Platts: 5 Commodity Charts To Watch This Week
Demand destruction from the coronavirus outbreak will be top of mind for power and gas traders this week, while the ripples in the oil market are being felt in Saudi Arabia and Vietnam, albeit in different ways. The iron ore market, which is faring better, rounds out this week’s pick of commodity charts by S&P Global Platts news editors
1. Lockdowns in Europe, Asia push TTF gas price to 16-year low…
What’s happening? The coronavirus lockdowns in Europe and now India are hitting gas prices hard, with the TTF month-ahead falling to its lowest level since S&P Global Platts began assessments in 2004 of just Eur7.15/MWh. Reduced industrial activity in Europe has led to lower gas demand while declarations of force majeure by Indian LNG buyers mean deferred cargoes are likely to land on European shores.
What’s next? With the lockdowns likely to endure for weeks if not months, the bearish sentiment is not expected to lift, especially as maintenance work on gas fields and pipelines offshore Norway has been largely shelved on coronavirus fears. That means a market share battle between Norwegian gas, LNG and Russian supplies is set to intensify.
2. …and US sees power demand decline as coronavirus pandemic spreads
What’s happening? New York City electricity loads have been weaker year-over-year this winter so far due to milder weather, but are now trending significantly below the recent five-year average, indicating a virus-related slowdown, according to Manan Ahuja, manager of North America power at Platts Analytics. These demand numbers could slow down even further as people stay home and businesses remain shuttered to prevent spreading the virus.
What’s next? US power system impacts from the coronavirus pandemic are beginning to emerge, with shifting load patterns, significant load declines in a number of areas and projections that mild weather and business shutdowns will continue to suppress load during the coming weeks.
3. Saudi Arabia poised for ramp-up in production, exports
What’s happening? Saudi Arabia has directed state oil company Aramco to supply 12.3 million b/d of crude to the market starting in April, once the OPEC+ accord expires. Aramco CEO Amin Nasser has said that 300,000 b/d of that amount will come out of the company’s inventories, leaving 12 million b/d to come from production. That is Aramco’s maximum production capacity, and Nasser has said the company can maintain that level of output for a year without any additional investment.
What’s next? Aramco, which has the exclusive right to pump all crude within the kingdom, has never produced that much before, and some analysts doubt its ability to sustain such high volumes. Aramco may also have difficulty finding enough buyers for its barrels, with many refineries cutting runs due to the coronavirus outbreak’s hit to gasoline and jet fuel demand. Countries seeking to fill up their strategic reserves may snatch up the barrels, but for commercial buyers, inventory costs are getting more expensive, especially for floating storage, amid a growing crunch in tank space availability.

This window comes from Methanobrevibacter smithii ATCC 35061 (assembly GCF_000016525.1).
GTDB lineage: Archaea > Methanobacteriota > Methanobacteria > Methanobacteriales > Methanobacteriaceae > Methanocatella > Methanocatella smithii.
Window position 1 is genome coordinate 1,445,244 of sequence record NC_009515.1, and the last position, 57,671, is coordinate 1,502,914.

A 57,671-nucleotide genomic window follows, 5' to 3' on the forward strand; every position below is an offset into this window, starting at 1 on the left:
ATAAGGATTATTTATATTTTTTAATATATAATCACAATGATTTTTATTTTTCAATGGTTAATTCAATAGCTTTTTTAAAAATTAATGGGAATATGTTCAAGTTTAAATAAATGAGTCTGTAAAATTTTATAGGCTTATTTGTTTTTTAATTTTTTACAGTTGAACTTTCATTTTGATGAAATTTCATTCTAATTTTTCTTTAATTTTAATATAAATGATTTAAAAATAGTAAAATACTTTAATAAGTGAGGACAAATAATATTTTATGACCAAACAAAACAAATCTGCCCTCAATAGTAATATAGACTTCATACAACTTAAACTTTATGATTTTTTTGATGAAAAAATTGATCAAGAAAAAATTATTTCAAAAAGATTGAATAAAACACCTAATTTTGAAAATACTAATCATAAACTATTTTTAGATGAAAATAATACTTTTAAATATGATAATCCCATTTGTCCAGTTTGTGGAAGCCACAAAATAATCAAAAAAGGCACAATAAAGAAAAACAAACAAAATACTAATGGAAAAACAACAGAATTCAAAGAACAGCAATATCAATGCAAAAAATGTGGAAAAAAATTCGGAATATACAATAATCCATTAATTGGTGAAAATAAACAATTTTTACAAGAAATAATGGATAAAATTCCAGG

4. Low prices to hurt Vietnam’s sweet crude output and sales
What’s happening? Vietnam, a major participant in Southeast Asian spot trade, is suffering from low global oil prices. Crude sales and export earnings for the country are estimated to fall by $225,000/day for every $1/b decline in outright prices. If prices are quoted at around $30–$35/b, state-run PetroVietnam said the company is likely to lose $3 billion in annual sales. Platts assessed Vietnam’s Bach Ho crude at record lows in March. The grade had an average outright price of $42.45/b to date this month, falling more than $25/b from $68.34/b on average in 2019, Platts data showed.
What’s next? The Southeast Asian sweet crude market may witness spot cargo volumes decline sharply as Vietnam scales back exports. PetroVietnam aims to produce 10.62 million mt of crude oil in 2020, down 18.9% from 13.09 million mt in 2019. Vietnam will pay more attention to building crude reserves than exports as low prices open new opportunities for PetroVietnam to stock up at lower costs, general director Le Manh Hung said. Building strategic reserves to ensure energy security is becoming more relevant to Vietnam as its import requirements have risen sharply in recent years, according to JY Lim, oil markets adviser at Platts Analytics.
5. Iron ore prices hold firm in face of lockdowns
What’s happening: Iron ore prices have held firm in recent weeks on supply side factors, even as steel prices have slumped on weaker demand as automotive and other industries have closed amid coronavirus-related curbs.
What’s next: Disruption to shipments due to 21-day lockdowns announced last week in South Africa and India – where iron ore exporters have declared force majeure – and new government directives from Canada may continue to support iron ore prices, offsetting the current collapse in European demand, which accounts for 9% of seaborne iron ore demand.
Mon, 03/30/2020 – 14:20
via ZeroHedge News https://ift.tt/2WQ5WRk Tyler Durden